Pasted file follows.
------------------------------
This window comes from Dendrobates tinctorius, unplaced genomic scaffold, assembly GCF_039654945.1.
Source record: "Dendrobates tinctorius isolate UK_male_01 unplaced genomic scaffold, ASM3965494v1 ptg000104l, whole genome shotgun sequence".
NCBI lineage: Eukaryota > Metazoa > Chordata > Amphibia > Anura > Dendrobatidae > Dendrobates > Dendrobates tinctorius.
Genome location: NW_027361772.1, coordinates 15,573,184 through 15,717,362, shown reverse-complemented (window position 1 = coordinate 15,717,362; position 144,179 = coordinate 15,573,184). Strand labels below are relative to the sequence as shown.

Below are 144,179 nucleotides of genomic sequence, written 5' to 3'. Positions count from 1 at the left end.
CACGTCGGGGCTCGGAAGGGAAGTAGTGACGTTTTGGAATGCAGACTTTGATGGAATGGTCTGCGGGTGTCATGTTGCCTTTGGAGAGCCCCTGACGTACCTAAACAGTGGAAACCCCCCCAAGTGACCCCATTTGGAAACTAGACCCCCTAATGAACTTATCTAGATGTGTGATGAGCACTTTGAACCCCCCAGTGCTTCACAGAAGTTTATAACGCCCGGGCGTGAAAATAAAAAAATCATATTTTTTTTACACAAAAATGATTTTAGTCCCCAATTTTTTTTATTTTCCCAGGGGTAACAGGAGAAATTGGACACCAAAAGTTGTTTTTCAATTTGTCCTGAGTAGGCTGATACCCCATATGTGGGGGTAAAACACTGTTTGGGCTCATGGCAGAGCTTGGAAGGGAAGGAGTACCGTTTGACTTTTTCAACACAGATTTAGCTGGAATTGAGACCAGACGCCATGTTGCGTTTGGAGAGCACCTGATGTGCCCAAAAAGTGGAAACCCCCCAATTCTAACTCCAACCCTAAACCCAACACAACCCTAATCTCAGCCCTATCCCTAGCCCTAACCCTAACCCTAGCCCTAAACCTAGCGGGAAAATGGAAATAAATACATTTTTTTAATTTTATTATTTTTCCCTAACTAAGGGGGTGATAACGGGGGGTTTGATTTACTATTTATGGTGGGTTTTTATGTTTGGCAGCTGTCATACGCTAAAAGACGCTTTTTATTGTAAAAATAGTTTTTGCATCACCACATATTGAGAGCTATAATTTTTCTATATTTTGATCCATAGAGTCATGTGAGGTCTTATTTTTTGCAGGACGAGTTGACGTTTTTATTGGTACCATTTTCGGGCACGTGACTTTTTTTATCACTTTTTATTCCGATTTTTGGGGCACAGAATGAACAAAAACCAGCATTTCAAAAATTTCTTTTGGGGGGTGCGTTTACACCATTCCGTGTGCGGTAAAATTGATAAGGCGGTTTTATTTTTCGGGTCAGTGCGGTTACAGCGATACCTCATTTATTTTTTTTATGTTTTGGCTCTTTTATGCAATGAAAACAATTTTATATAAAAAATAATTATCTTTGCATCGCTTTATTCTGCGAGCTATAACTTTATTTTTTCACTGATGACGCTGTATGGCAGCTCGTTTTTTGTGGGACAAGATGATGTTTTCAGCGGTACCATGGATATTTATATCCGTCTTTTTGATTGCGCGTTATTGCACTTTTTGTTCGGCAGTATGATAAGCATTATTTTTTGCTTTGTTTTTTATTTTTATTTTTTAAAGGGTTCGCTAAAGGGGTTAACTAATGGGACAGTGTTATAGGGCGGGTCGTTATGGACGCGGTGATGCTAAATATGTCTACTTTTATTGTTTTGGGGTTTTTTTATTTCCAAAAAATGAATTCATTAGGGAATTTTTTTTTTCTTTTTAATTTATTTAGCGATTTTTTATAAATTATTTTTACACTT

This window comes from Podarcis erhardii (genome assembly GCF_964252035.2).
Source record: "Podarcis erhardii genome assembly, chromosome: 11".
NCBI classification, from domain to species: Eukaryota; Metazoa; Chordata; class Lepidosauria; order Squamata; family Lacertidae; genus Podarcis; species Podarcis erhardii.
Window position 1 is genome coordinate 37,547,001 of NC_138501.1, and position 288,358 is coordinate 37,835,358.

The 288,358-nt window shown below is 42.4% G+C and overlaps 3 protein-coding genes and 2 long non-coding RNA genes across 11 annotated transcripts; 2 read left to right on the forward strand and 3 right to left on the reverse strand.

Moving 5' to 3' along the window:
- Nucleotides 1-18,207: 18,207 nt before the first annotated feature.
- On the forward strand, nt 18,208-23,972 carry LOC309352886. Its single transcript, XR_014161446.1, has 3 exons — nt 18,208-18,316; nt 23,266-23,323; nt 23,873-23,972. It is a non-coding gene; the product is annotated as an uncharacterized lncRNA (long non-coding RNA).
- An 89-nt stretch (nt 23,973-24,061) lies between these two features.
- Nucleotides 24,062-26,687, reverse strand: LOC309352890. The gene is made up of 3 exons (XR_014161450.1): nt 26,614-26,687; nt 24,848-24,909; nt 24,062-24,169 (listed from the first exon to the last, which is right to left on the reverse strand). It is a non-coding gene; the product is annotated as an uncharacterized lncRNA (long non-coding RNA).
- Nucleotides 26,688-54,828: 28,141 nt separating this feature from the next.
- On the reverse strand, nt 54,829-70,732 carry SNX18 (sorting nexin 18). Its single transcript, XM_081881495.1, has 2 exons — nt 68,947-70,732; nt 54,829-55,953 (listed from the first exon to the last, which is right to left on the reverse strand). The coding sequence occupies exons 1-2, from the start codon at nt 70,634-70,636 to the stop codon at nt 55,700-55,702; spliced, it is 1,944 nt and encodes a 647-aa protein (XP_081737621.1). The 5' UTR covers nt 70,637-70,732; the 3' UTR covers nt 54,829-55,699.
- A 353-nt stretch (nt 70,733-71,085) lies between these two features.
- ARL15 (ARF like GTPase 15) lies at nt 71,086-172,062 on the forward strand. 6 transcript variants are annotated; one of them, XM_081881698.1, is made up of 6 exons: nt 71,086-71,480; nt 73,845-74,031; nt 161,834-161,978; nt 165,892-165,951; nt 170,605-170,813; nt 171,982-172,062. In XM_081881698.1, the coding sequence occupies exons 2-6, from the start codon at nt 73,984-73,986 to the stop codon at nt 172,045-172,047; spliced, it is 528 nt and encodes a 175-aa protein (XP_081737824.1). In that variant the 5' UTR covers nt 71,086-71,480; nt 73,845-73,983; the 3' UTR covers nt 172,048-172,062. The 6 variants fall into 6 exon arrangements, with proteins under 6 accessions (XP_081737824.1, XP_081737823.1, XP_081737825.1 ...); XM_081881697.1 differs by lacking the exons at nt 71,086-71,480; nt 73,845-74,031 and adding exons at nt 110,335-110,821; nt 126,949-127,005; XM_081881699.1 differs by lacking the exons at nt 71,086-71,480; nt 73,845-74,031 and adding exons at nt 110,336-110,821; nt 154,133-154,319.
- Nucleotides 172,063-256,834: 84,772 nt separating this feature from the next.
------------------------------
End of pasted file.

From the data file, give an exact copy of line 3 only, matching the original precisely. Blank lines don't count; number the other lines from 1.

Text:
NCBI lineage: Eukaryota > Metazoa > Chordata > Amphibia > Anura > Dendrobatidae > Dendrobates > Dendrobates tinctorius.